Visit 3: Visit 3 will involve steady-state semi-recumbent cycling exercise at two steady-state exercise intensities; 40 percent of peak work and (after a brief rest) an intensity eliciting a heart rate of 110 beats per minute (to standardize diastolic duration). Before the exercise begins, participants will have one or two small balloon(s) (2 inches long, deflated) attached to a small plastic tube (the width of a pencil tip) inserted through the nasal cavity and into the esophagus. This is done to measure respiratory muscles at work. Participants will receive a numbing gel (2% lidocaine) to numb the nasal passage and upper esophagus prior to insertion of the balloon(s). During the insertion of the esophageal balloons, participants will also be asked to swallow water to minimize gagging and assure correct balloon placement in the esophagus. Participants will also be asked to breathe a mixture of gases containing acetylene (0.6%), dimethyl ether (1.8%), oxygen (21%, same as room air), helium (9%) and nitrogen (69.4%). The mixture of gases will be inhaled at various time points over the course of the exercise session for 8 to 10 breaths at a time. This is done to non-invasively measure cardiac output. Also during the session, a sonographer will use ultrasound to measure cardiac pressures and volumes.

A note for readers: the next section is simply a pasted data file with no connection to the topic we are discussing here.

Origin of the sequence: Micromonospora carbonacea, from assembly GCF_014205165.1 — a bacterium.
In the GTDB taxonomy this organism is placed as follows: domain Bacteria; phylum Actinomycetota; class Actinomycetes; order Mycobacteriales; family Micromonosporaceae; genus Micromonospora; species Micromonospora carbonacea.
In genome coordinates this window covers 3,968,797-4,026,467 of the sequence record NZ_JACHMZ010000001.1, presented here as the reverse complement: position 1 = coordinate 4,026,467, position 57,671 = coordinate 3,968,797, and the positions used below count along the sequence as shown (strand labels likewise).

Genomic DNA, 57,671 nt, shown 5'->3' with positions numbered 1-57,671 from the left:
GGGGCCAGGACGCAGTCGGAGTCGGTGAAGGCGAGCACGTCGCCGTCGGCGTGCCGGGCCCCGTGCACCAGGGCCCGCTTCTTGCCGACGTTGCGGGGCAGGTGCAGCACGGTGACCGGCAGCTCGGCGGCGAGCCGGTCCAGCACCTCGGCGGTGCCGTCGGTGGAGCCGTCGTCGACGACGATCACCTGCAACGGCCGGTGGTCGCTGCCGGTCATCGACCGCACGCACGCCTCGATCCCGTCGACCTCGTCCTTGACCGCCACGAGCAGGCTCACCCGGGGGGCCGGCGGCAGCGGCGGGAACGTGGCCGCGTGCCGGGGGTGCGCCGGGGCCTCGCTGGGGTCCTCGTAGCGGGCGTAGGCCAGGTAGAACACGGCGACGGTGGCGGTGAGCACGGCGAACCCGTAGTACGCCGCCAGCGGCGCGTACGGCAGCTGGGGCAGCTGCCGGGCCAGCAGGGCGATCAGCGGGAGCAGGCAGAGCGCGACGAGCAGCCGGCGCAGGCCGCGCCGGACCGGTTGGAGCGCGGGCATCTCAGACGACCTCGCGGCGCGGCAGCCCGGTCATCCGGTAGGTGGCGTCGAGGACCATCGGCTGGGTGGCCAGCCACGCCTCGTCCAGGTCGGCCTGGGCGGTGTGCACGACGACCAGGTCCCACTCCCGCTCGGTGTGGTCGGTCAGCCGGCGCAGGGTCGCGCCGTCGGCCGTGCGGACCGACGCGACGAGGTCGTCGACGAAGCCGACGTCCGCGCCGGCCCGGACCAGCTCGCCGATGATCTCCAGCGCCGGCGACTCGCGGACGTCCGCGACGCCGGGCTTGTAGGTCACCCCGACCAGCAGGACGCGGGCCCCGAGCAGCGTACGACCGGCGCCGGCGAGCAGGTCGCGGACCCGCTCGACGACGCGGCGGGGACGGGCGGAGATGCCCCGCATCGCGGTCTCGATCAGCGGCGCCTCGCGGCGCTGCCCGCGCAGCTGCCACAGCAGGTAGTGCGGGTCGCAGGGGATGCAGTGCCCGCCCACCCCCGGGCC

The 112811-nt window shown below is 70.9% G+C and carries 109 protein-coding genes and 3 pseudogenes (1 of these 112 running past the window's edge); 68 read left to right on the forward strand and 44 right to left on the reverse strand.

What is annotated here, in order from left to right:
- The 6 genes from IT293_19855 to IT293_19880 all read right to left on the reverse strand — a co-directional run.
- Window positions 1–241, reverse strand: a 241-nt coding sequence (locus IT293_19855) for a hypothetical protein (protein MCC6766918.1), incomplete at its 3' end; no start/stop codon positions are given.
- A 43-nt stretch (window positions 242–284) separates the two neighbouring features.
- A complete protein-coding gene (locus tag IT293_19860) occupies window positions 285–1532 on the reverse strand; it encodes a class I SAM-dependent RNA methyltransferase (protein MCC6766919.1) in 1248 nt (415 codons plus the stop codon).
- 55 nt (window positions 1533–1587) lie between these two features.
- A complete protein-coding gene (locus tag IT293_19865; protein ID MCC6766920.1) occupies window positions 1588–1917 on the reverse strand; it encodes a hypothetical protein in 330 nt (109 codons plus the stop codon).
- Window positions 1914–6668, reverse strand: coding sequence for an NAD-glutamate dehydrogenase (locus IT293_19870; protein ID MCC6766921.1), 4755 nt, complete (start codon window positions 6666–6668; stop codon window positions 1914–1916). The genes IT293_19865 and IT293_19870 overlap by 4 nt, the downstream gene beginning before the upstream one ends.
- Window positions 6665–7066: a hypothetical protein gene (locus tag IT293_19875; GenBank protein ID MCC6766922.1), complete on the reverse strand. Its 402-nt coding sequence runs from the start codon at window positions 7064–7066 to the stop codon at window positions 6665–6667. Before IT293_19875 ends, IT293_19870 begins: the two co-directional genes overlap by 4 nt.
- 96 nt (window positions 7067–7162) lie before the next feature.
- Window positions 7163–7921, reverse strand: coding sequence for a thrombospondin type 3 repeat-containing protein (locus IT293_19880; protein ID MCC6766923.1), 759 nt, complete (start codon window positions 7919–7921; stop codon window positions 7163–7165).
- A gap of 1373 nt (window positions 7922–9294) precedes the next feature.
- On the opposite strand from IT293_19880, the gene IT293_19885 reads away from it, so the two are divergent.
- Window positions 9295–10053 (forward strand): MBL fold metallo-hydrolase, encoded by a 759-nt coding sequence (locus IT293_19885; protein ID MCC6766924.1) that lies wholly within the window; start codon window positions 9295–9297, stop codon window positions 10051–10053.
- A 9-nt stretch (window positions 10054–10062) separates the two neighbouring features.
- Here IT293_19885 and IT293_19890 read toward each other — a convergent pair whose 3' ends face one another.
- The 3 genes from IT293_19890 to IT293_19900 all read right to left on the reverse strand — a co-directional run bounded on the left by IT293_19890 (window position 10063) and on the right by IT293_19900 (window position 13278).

Visit 4: Visit 4 will involve steady-state exercise at 70% of peak work. Before the exercise begins, participants will have one or two small balloon(s) (2 inches long, deflated) attached to a small plastic tube (the width of a pencil tip) inserted through the nasal cavity and into the esophagus. This is done to measure respiratory muscles at work. Participants will receive a numbing gel (2% lidocaine) to numb the nasal passage and upper esophagus prior to insertion of the balloon(s). During the insertion of the esophageal balloons, participants will also be asked to swallow water to minimize gagging and assure correct balloon placement in the esophagus. Participants will also be asked to breathe a mixture of gases containing acetylene (0.6%), dimethyl ether (1.8%)oxygen (21%, same as room air), helium (9%) and nitrogen (69.4%). The mixture of gases will be inhaled at various time points over the course of the exercise session for 8 to 10 breaths at a time. This is done to non-invasively measure cardiac output.